During this year (2018), SAP launched an API to handle some CPI components. This year also saw the development shift from Eclipse to the Webui. However, some operation features have not yet been migrated to the WebUI or to the oData API and remain available exclusively for the eclipse addon. In this post, I will show some undocumented features hosted under the /Operations URL. Some of these features overlap with the officially provided tools. More than a few have clicked on the url to simply find a blank web page after the authentication. I will explain how to use this endpoint. Before we start, I am obliged to include a disclaimer.
The following information is based solely on my research and as such, is not based on official information and may (most likely) contain inaccuracies or errors. Using this, some-how undocumented APIs carries risks and therefore should not be used in production environments or for purposes other than educational or research. I don’t know if using this tool breaks any terms or conditions or any type of SAP license. Please, investigate and use it at your own risk. You’ve been warned!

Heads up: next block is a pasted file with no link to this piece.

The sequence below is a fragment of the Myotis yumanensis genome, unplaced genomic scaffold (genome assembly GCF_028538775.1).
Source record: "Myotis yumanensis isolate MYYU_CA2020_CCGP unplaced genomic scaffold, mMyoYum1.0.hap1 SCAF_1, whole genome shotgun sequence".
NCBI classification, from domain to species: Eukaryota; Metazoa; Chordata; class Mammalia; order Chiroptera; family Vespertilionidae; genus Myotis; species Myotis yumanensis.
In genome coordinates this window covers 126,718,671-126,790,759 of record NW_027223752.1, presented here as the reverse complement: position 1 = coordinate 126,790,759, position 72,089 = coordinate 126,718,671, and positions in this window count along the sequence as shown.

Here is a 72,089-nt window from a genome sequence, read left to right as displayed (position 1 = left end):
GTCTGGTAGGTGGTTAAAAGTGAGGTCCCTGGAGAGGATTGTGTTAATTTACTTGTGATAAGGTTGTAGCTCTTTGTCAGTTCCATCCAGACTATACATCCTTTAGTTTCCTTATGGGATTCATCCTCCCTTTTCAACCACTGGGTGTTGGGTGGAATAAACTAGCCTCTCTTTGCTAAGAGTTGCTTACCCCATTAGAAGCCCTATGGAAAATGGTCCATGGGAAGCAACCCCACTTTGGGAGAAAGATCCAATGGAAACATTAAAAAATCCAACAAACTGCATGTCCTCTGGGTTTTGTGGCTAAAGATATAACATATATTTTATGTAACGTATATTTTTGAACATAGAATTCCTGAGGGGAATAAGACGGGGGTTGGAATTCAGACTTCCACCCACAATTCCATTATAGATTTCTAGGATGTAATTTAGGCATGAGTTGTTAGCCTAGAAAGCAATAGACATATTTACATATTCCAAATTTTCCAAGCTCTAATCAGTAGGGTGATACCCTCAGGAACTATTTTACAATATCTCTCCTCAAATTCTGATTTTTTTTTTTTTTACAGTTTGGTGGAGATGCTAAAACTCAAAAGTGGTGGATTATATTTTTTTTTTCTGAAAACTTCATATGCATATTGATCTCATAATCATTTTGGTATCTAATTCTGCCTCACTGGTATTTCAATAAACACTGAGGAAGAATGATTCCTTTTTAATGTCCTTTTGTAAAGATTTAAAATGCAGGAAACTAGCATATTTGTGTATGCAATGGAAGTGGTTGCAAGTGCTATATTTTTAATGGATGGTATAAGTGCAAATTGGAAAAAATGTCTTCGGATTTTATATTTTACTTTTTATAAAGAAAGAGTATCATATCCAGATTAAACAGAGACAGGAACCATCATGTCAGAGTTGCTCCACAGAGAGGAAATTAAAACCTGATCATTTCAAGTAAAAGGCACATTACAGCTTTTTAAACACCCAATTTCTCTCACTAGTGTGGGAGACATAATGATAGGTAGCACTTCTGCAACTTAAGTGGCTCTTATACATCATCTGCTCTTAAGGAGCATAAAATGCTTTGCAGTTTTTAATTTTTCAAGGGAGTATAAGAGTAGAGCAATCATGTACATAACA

The “Operation” URL
The Operation URL is nothing else than an endpoint of an API that receives commands to interact with core functionalities of CPI. I’ve started investigating the Operations API, as with the standard API, it is not -yet- possible (Aug 18) to extract the endpoints of an iFlow (or I might be looking at the wrong place!)
Both, the eclipse addon and the webUi, use this API extensively for reading information and for executing some tasks. My feeling is that SAP also uses this API to perform support and maintenance tasks, since many of the available commands are not used by the WebUI or the Eclipse addon. Also, it should be noted that some of the available commands are extremely delicate (just by looking at the name you can understand what I’m saying) so it makes a lot of sense that they are not directly exposed using the tools available. In this post I will not discuss those operations that are available through the WebUi (you can easily review them through the developer console of your internet browser). I will not discuss them all either, as there are so many of them… Otherwise, the post would be endless! Finally, and as I’ve already mentioned, be aware that a few of this operations functionality overlap with the standard oData API (they even share the same payloads).